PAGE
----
Take Argentina, for example. I wasn’t going around looking for civil unrest in the federal capital of Buenos Aires last week. But I saw a large rally of transportation workers outside a gathering of economic leaders, complete with music and fireworks. A related transit strike shut down the efficient subway system during a busy weekday. I walked out of my hotel one morning to a leaflet drop, which demanded higher salaries and an end to corporate favors from government. I saw some street art featuring three patron saints: Jesus, tango singer Carlos Gardel and Che Guevara, a native son whose image is all over the capital. Virtually every large public square I walked through featured handmade banners full of slogans and pleas. None of this makes the papers, probably because it’s such a commonplace factor of daily life in the city.Yes, America democracy does have a lot to learn from "Third World" countries like Mexico and Argentina.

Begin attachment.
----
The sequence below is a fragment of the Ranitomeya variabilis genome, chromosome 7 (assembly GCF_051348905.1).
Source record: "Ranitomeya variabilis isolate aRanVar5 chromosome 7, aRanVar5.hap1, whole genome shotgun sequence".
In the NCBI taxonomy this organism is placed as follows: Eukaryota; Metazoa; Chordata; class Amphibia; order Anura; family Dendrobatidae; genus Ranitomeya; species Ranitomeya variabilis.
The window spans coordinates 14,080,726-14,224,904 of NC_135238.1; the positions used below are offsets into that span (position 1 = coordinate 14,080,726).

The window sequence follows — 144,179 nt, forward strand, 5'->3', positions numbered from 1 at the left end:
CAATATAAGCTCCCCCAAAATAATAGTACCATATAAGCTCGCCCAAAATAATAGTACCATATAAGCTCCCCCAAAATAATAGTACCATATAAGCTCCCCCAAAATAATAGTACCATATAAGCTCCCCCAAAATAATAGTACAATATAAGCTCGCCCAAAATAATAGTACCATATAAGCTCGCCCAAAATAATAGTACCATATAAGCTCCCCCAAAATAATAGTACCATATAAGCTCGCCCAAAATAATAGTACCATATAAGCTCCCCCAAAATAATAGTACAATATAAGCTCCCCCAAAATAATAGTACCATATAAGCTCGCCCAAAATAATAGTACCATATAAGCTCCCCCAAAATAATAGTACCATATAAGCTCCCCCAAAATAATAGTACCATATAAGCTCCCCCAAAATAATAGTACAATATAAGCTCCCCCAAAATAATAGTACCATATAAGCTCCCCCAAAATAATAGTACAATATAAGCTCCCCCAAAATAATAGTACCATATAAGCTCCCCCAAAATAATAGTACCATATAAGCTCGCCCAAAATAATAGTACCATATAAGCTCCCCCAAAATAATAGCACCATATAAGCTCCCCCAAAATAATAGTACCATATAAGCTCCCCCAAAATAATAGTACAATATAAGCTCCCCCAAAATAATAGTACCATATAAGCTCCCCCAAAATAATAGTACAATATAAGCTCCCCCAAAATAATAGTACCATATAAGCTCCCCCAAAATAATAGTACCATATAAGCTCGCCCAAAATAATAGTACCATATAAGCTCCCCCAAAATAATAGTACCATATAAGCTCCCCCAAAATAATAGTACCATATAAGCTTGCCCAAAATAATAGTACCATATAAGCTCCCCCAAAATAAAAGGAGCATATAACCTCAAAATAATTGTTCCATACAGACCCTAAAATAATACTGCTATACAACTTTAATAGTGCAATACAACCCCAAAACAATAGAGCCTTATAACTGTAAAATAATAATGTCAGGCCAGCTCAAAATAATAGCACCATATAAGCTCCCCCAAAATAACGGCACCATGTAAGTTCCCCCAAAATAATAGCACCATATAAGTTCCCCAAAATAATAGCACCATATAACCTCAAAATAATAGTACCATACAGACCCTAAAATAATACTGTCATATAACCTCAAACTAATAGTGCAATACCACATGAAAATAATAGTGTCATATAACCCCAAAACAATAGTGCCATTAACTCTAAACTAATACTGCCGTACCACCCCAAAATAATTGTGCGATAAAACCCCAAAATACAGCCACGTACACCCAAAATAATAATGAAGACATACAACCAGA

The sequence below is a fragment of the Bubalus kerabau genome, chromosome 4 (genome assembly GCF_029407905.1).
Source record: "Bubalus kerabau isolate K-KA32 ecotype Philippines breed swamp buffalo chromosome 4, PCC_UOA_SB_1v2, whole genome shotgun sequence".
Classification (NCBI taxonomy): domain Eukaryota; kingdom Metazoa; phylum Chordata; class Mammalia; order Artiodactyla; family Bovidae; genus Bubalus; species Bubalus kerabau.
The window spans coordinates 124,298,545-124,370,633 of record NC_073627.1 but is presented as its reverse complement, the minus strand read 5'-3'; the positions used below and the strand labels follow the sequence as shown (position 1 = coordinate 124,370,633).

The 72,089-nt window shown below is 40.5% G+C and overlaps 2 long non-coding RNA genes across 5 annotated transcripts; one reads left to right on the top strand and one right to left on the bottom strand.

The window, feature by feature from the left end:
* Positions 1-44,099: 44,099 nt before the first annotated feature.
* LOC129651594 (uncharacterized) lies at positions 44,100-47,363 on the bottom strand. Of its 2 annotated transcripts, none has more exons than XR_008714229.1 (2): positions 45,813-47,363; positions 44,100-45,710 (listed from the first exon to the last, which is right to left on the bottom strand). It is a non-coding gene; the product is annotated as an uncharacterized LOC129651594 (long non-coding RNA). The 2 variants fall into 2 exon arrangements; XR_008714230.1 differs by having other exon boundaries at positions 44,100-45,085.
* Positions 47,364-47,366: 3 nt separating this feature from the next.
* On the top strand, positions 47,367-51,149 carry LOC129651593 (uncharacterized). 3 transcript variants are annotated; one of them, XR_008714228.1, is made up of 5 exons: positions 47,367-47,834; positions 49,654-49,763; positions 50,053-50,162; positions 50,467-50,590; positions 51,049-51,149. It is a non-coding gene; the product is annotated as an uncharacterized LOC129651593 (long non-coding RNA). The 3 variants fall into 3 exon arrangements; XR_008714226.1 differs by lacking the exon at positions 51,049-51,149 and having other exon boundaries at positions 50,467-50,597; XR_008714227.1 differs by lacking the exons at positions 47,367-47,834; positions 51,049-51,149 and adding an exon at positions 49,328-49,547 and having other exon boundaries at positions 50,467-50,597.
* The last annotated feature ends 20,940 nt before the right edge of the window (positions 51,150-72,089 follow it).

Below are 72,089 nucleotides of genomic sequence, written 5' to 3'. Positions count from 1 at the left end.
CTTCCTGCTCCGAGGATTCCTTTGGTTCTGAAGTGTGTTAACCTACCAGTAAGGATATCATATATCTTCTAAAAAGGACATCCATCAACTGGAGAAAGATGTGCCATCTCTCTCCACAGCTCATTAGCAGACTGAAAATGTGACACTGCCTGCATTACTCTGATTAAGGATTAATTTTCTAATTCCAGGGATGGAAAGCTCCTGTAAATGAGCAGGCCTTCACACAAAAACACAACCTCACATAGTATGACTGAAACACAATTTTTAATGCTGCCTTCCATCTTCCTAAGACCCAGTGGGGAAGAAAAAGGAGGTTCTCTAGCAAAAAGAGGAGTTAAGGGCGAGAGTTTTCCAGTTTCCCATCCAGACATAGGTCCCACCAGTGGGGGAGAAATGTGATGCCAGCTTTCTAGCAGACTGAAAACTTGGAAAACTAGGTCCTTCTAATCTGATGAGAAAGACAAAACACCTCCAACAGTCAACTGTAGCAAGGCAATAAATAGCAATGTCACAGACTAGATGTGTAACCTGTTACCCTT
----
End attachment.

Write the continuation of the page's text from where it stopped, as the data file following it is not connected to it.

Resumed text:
I found a similar culture of protest in my last visit to the country 11 years earlier, including widespread opposition to the war in Iraq. Heck, one notable protest movement, 30 years in the making, appears in all the guidebooks: the Mothers of the Disappeared, relatives of those killed by the military junta in the so-called Dirty War of the late 1970s and early 1980s, demonstrate every Thursday at 3:30 in front of the presidential offices, seeking answers to the atrocities caused by the previous regime (“400 crazies fighting for the truth,” read one banner). In fact, the Mothers have achieved such respectful status in the country that they have adopted a more general commitment to social justice.
Tuesday, December 09, 2014
Learning about protest in Argentina and Mexico
David Dayen finds some insight into American protest movements in his observations in Mexico and, especiallly, in Argentina: American exceptionalism is dead: Why the nation rediscovered its protest roots Salon 12/09/2014. He writes: